We have a distribution requirement that students have to take two classes in five different topics (mathematical sciences, natural sciences, social sciences, arts, humanities). It is very, very easy to fulfill these requirements and students can use some AP or IB credits too. There is a language requirement for all arts and sciences students - six semesters and this can be intimidating. However, it is a requirement that is not as bad as it seems. It can be fulfilled in three ways: six semesters of one language, three semesters of one language and three semesters of another language or three semesters of a language and three culture classes that coordinate with that language. Most majors require 10 classes which is very easy to achieve since the average student will take 34 classes before graduation. The student body is not competitive with each other; most students are just competitive with their self. That makes for a very productively academic environment that is not cutthroat at all. The average class size is 20 students, although some introductory classes will be very large. If its a large class, it will break down into smaller discussions sections. Tufts has eleven different study abroad programs and also accepts credits from many other programs. Students are really encouraged to go abroad and 60% will go abroad at some point during their time at Tufts. Students get assigned to a pre-major advisor upon matriculation and once they declare their major they can pick their own advisor within that department.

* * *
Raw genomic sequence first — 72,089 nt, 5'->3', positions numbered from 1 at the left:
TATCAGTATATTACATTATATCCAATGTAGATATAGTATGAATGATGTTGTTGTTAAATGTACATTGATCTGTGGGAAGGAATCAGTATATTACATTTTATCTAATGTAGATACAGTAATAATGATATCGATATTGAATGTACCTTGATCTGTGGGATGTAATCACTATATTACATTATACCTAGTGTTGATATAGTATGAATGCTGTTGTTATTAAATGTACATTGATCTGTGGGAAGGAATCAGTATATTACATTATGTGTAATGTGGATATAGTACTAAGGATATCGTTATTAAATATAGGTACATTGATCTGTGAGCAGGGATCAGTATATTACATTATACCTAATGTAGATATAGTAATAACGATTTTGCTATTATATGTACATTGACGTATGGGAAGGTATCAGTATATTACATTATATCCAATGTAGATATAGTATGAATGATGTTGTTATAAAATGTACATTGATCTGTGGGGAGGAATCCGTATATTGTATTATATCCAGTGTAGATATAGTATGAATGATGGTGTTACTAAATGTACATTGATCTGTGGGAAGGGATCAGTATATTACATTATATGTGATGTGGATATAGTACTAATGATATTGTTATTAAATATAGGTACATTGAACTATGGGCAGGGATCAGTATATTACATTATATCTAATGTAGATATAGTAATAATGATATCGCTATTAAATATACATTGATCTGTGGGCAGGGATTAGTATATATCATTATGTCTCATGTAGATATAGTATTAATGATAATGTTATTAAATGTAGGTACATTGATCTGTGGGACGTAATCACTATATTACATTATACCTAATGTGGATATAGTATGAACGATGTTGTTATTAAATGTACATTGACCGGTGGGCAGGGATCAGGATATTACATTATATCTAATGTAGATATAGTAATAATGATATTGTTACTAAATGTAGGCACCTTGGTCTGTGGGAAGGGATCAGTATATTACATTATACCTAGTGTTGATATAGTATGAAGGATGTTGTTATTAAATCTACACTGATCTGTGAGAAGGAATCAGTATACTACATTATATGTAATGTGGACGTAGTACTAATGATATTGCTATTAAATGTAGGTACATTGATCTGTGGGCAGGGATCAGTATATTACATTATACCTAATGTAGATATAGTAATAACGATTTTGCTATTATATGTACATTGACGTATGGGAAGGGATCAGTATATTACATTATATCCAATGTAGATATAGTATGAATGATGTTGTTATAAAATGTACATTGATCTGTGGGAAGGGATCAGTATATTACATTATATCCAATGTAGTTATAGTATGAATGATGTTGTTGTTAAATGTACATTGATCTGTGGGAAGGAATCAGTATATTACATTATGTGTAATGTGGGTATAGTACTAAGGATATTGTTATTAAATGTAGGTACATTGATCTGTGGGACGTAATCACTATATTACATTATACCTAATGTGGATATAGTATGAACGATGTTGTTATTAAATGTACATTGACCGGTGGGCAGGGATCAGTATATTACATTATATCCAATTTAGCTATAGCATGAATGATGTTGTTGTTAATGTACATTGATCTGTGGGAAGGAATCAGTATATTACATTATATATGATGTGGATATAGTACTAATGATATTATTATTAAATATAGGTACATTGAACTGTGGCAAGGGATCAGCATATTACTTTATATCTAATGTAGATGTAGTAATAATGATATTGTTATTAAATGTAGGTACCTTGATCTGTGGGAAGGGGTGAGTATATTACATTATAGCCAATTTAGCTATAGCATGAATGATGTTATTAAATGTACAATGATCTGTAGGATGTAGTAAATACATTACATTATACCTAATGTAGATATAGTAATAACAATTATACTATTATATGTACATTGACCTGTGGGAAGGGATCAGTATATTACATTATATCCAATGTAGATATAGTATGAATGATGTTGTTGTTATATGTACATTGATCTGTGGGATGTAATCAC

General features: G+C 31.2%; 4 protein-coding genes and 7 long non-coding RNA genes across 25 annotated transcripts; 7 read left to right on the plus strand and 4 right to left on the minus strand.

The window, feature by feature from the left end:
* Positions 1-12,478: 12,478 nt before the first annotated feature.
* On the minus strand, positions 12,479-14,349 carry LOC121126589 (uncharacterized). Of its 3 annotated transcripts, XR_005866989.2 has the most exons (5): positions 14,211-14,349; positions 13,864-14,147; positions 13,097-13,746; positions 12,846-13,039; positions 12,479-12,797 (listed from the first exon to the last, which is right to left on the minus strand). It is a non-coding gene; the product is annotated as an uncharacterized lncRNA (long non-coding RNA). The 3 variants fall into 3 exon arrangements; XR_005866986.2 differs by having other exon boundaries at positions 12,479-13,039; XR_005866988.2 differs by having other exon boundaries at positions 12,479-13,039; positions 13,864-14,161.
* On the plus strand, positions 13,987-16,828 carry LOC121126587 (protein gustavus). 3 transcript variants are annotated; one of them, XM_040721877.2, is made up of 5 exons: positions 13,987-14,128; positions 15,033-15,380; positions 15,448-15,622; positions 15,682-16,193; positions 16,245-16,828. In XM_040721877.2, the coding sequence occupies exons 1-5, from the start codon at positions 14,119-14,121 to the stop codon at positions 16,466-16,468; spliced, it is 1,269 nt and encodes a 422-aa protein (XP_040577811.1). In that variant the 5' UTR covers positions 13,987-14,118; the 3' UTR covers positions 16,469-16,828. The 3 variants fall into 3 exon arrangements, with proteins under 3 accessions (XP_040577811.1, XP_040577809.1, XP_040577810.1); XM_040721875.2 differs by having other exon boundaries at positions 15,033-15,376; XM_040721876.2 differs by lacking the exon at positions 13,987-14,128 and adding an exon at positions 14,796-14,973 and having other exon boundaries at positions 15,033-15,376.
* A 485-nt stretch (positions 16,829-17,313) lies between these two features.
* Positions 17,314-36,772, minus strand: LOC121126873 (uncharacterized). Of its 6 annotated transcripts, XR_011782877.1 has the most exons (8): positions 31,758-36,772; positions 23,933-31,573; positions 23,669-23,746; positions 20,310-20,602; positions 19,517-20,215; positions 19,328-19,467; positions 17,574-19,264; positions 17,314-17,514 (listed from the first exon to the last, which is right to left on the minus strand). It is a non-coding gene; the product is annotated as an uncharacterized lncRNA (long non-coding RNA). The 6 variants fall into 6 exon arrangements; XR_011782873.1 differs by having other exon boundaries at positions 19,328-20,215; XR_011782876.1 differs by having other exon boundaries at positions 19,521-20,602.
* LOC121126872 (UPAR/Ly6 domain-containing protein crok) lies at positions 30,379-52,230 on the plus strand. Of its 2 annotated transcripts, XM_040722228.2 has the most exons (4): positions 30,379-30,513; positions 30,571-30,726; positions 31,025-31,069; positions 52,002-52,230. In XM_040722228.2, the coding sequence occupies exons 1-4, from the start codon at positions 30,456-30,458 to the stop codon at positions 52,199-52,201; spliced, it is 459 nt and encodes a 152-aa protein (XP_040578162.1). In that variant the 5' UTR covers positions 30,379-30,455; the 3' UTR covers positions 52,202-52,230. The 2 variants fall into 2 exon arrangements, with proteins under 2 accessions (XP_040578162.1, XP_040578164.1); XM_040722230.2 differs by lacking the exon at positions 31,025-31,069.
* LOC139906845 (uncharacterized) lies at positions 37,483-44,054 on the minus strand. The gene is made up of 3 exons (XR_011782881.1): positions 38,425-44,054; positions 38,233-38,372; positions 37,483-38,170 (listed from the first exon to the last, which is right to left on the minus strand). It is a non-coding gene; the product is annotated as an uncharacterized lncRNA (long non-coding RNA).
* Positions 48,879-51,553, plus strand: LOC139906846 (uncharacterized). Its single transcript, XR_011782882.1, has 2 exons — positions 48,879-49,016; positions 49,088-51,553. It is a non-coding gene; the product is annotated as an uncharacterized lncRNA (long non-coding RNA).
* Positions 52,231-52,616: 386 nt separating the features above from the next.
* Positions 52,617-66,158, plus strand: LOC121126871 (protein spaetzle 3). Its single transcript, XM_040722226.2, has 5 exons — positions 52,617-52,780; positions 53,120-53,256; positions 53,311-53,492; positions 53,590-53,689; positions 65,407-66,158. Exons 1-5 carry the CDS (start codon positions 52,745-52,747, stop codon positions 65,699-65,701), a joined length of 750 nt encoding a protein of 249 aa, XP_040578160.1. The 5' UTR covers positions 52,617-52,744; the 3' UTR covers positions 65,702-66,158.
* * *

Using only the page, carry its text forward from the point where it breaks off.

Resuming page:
Downers

The dorms on campus are really great and there are a variety of different living styles available.


Comments

The Tufts admissions process is very unique and elicits different information than normal applications so that we can learn more about the students applying. It is lengthy and unfortunately that alone sometimes scares students away from applying. The application includes the Common Application and several supplemental essays. These essays are fun to write, though! They can be silly prompts or an opportunity to write a short non-fiction story or a chance to add something more about yourself. And the optional essay actually is optional! It doesn't change anything about your application if you complete it or not.


Level

3


Graduation Year

2013


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4.2 of 5 stars
Date: 2011


Uppers

There are general education requirements, but they are pretty easy to fulfill. I like them, because they encourage me to take interesting classes that I might not have otherwise signed up for. They are really a way to broaden your horizons.


Downers

I always feel safe on campus. Most of the dorms are nice, and rooms aren't too small (although some could use more space for storage). The classrooms are very basic and haven't been updated in a good number of years.


Comments

Common application with unique application questions and short essays. There were opportunities for financial aid and scholarships.


Level

3


Graduation Year

2013


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4.3 of 5 stars
Date: 2011


Uppers